The D word: Discipline

So my sister-in-law sent me a link to this cool blog called Black Moms Blog. It's got all kinds of articles about parenting, culture, and lifestyle. One article that caught my eye was Disciplining with Compassion in the Black Community.  The article was so nicely written and very thoughtful. And it totally spoke to me as a black mom and the mom of a toddler. And this has been the topic of conversation between my husband and I since we've entered the terrific 2's with our darling daughter.

Let me start by saying this, being a toddler is hard. The world around you is changing every day, and honestly, you're just trying to understand it and have a say. And I don't want to crush spirits just protect in love. It's a delicate balance and I'm still learning. And my discipline techniques are ever-evolving. We are all shaped by our past, and we can't help but mimic what we learn sometimes. Knowing this keeps me on my toes when it comes to discipline. I have to understand that my firmness helps create that balance for her, and she has to learn discipline is necessary in all things. So I've realized a few things that have help me in toddler discipline.

First, I try my best to not discipline in anger. I try to understand if what she is doing has an underlining issue or if it's even a thing. By the end of the day like most people I'm spent. I've been saying, "no," "stop," "don't" all day, and frankly, I'm on a short fuse. So I try to be extra patient. I give myself timeouts. I remove myself from the situation and deal with it later. Most things can be dealt with later. Also I try to be mindful of her emotional state. Is she sleepy? Tired? Hungry? Sick? These effect us all in a BIG way, just as they do with toddlers.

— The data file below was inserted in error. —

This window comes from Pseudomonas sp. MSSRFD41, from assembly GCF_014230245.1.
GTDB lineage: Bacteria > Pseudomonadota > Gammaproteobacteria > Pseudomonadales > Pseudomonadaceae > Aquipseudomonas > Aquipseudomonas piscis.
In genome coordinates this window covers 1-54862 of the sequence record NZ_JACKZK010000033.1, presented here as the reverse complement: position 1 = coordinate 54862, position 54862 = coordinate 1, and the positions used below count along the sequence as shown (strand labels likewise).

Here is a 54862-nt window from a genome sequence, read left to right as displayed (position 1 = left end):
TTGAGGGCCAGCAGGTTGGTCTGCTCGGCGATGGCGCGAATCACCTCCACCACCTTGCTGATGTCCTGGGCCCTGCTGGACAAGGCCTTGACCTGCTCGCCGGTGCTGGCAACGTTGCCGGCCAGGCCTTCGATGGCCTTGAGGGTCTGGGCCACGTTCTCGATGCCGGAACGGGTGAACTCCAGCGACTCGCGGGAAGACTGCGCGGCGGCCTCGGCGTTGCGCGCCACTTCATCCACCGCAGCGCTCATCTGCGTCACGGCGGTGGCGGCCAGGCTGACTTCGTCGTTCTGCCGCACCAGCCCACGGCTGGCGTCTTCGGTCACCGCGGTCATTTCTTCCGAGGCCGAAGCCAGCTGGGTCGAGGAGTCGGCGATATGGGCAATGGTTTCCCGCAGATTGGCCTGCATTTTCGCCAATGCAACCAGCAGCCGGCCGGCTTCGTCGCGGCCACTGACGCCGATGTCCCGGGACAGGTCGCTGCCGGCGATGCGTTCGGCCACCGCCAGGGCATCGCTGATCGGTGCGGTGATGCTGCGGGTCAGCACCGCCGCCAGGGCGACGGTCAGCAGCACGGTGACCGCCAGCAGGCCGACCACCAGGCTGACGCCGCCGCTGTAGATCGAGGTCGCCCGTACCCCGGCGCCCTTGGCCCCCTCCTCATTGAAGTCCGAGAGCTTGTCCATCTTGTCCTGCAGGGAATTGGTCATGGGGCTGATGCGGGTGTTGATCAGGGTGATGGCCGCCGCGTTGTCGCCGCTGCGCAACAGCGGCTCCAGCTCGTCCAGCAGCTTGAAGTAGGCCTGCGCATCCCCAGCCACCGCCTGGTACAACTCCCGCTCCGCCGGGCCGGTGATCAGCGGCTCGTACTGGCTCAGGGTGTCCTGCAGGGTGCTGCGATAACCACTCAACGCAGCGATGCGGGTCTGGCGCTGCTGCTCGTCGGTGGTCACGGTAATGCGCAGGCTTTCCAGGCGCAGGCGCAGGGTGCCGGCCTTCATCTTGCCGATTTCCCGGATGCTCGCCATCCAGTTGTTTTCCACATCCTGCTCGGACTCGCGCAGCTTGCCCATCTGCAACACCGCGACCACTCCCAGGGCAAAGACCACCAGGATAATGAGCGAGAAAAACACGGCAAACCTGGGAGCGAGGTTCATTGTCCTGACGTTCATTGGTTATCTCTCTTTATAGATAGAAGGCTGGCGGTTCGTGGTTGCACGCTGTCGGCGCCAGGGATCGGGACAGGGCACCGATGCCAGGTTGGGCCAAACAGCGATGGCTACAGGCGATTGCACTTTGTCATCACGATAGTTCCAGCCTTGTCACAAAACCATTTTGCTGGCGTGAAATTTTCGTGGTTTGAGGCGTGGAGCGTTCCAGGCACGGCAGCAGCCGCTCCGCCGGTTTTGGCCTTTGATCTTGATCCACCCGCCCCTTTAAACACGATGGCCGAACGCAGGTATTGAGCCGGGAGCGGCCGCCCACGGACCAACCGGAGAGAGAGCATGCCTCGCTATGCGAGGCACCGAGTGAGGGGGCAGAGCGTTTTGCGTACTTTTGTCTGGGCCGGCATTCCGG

Next, I believe in timeouts more than "love taps", but I DO believe in "love taps". At times we could all benefit from a timeout.  Just a moment to calm down and reflect.  And we discuss why we need to calm down. Discipline needs to be explained to help in behavior adjustment. The why is important. But sometimes "because I said so" will have to do. I like "love taps" to be a last resort option. The first time I had to really discipline my daughter my heart ached. She was defiantly pushing her boundaries. It was so much harder than I thought it would be. She cried, I wanted to cry. It's hard to see your child sad or angry and know that you caused it intentionally. But I'd rather deal with the emotion of broken-hearted toddler now then see and deal with the result of not dealing with it later. I want to set her up for success in whatever she does, and that means teaching her discipline.

Finally, I don't mind (mostly) her showing emotions. This is a big one. We, as a black community sometimes, disregard children's emotion. They need to be able to show their discontent. Sometimes when she has to cool down in the corner or take a break. She stomps her foot or lets out a yelp. She is venting her frustration, the best way she knows how. I would get mad until my husband made me realize she was just expressing herself. Her discontentment shouldn't effect her punishment. She's upset. I know that, I would be too. She can't express that to me yet, and so I have to be mindful of that.

I don't have anything all figured it, not even a little bit. Most days I'm just making it by a wing and a prayer. Just one parent sharing what I learned on this journey. And so the journey continues. 

 

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